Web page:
Our best 2011 audio diaries
20 December 2011
This week in the Planet Earth Podcast: we've got an end-of-year bumper edition featuring the best of our audio diaries from 2011. We feature scientists reporting their research from the Arctic, Sweden, Canada, Monterey Bay in California, and the Antarctic.
In the first audio diary, Ceri Lewis from the University of Exeter describes what it's like to work in temperatures of minus 40°C. She went to the Arctic to find out how tiny marine creatures called copepods at the bottom of the food chain are adapting to climate change. Understanding the changes these animals are faced with will let scientists get to grips with how climate change might affect other Arctic wildlife.
Next up, Mel Sandells from the National Centre for Earth Observation reports from Sweden, where she's studying snow. That sounds flippant, but measuring how much snow there is on the planet is important for understanding exactly where the Earth's water resources are. The ultimate aim is to measure snow depth and mass from satellites in space.
We've also got Nick Higgs from the University of Leeds, who's on a ship off the coast of California searching for dead whales at the bottom of the ocean. He's looking for tiny bone-eating worms that could be responsible for major gaps in the whale fossil record.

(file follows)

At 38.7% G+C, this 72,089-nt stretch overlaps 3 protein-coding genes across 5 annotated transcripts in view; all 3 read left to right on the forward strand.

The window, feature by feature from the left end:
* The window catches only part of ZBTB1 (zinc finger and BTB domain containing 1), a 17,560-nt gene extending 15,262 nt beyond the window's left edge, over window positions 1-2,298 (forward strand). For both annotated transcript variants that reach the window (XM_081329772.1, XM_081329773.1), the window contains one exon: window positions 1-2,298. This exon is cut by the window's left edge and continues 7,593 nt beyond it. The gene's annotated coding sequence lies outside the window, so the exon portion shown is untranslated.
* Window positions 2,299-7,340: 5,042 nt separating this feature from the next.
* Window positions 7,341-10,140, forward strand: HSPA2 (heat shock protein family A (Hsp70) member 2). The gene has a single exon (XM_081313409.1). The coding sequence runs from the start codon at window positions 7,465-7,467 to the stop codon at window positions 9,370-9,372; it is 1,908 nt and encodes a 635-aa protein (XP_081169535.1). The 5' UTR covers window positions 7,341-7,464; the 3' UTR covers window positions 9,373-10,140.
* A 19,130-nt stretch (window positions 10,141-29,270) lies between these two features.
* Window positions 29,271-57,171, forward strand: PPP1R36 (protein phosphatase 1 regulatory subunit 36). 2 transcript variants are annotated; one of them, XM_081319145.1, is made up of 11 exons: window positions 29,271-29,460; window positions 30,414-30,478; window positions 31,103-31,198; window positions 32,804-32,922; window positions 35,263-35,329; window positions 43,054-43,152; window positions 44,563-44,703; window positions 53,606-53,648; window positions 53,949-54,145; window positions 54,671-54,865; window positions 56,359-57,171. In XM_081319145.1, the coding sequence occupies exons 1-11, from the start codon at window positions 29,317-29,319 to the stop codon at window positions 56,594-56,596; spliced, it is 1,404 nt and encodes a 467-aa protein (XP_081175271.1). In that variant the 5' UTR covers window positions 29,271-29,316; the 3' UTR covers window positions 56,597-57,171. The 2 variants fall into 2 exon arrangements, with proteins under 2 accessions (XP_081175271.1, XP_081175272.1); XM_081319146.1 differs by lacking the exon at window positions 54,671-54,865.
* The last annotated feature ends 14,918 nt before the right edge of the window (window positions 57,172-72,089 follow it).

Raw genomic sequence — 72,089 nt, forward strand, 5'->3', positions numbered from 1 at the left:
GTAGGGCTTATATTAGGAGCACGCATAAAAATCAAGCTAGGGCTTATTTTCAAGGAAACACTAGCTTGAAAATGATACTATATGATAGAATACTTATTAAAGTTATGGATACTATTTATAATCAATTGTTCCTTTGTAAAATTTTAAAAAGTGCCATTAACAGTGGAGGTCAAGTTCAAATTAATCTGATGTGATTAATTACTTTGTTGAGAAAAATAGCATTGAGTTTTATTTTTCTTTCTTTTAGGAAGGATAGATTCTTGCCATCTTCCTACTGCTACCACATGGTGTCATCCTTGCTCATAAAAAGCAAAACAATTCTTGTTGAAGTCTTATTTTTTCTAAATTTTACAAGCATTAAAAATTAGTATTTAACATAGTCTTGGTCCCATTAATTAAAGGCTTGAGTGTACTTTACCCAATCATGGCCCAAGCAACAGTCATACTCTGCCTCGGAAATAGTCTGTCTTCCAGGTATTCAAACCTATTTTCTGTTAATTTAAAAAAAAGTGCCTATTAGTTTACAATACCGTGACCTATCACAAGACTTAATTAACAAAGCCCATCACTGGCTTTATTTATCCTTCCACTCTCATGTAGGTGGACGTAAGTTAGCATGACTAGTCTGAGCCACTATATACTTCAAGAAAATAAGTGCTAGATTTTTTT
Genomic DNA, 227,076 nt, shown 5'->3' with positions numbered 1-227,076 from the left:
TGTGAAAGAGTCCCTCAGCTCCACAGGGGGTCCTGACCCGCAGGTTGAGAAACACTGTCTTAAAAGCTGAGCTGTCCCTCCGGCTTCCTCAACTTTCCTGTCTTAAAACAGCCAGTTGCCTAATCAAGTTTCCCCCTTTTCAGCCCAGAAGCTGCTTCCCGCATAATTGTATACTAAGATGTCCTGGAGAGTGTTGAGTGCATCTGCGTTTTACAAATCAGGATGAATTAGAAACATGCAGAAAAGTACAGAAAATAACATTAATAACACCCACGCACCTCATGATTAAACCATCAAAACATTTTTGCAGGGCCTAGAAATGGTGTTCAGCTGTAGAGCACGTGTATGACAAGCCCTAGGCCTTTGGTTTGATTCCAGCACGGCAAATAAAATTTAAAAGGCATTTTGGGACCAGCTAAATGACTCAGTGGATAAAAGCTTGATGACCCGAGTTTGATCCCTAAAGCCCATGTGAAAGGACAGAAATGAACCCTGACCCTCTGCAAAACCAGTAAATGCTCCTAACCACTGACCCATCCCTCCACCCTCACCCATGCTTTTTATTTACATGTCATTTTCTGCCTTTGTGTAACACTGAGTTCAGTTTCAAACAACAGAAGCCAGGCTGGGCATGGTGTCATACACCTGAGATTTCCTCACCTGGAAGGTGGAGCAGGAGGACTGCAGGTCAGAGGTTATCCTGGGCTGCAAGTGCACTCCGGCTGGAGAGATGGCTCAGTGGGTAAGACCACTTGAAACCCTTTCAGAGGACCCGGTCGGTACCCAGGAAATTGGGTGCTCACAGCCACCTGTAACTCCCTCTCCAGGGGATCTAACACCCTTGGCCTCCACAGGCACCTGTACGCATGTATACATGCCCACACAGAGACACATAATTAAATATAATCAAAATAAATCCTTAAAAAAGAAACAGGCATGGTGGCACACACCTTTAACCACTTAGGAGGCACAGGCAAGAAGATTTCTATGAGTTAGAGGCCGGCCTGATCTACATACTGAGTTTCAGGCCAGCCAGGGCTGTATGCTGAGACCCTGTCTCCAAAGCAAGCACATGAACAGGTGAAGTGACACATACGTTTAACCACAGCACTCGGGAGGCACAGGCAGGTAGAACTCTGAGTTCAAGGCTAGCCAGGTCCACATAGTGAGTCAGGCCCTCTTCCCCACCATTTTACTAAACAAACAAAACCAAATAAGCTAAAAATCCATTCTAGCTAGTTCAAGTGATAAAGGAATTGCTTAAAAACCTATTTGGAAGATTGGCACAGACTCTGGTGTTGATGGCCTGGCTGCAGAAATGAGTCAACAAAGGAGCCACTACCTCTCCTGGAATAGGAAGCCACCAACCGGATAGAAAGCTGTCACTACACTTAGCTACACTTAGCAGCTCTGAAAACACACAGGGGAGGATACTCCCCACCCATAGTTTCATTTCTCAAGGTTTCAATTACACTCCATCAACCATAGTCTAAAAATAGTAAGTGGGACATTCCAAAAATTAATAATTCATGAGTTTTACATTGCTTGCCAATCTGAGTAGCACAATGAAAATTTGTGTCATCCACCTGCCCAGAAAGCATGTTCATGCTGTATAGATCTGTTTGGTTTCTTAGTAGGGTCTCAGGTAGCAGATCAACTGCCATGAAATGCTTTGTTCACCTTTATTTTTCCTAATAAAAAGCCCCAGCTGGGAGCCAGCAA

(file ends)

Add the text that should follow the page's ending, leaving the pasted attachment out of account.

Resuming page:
And from Canada, Sarah Moller from the University of York explains why North American forest fires are such a hazard for people thousands of miles away in Europe.
Click the play button above to listen now.
A full text transcript is available.
Finally, David Tupman from the University of Leeds has a go at interviewing an elephant seal on Signy Island in Antarctica.
If there's a subject you'd like to hear about in the Planet Earth Podcast, don't forget to let us know. Email your ideas to firstname.lastname@example.org or if you're on Facebook or Twitter, contact us there – see the links below.
Interesting? Spread the word using the 'share' menu on the top right.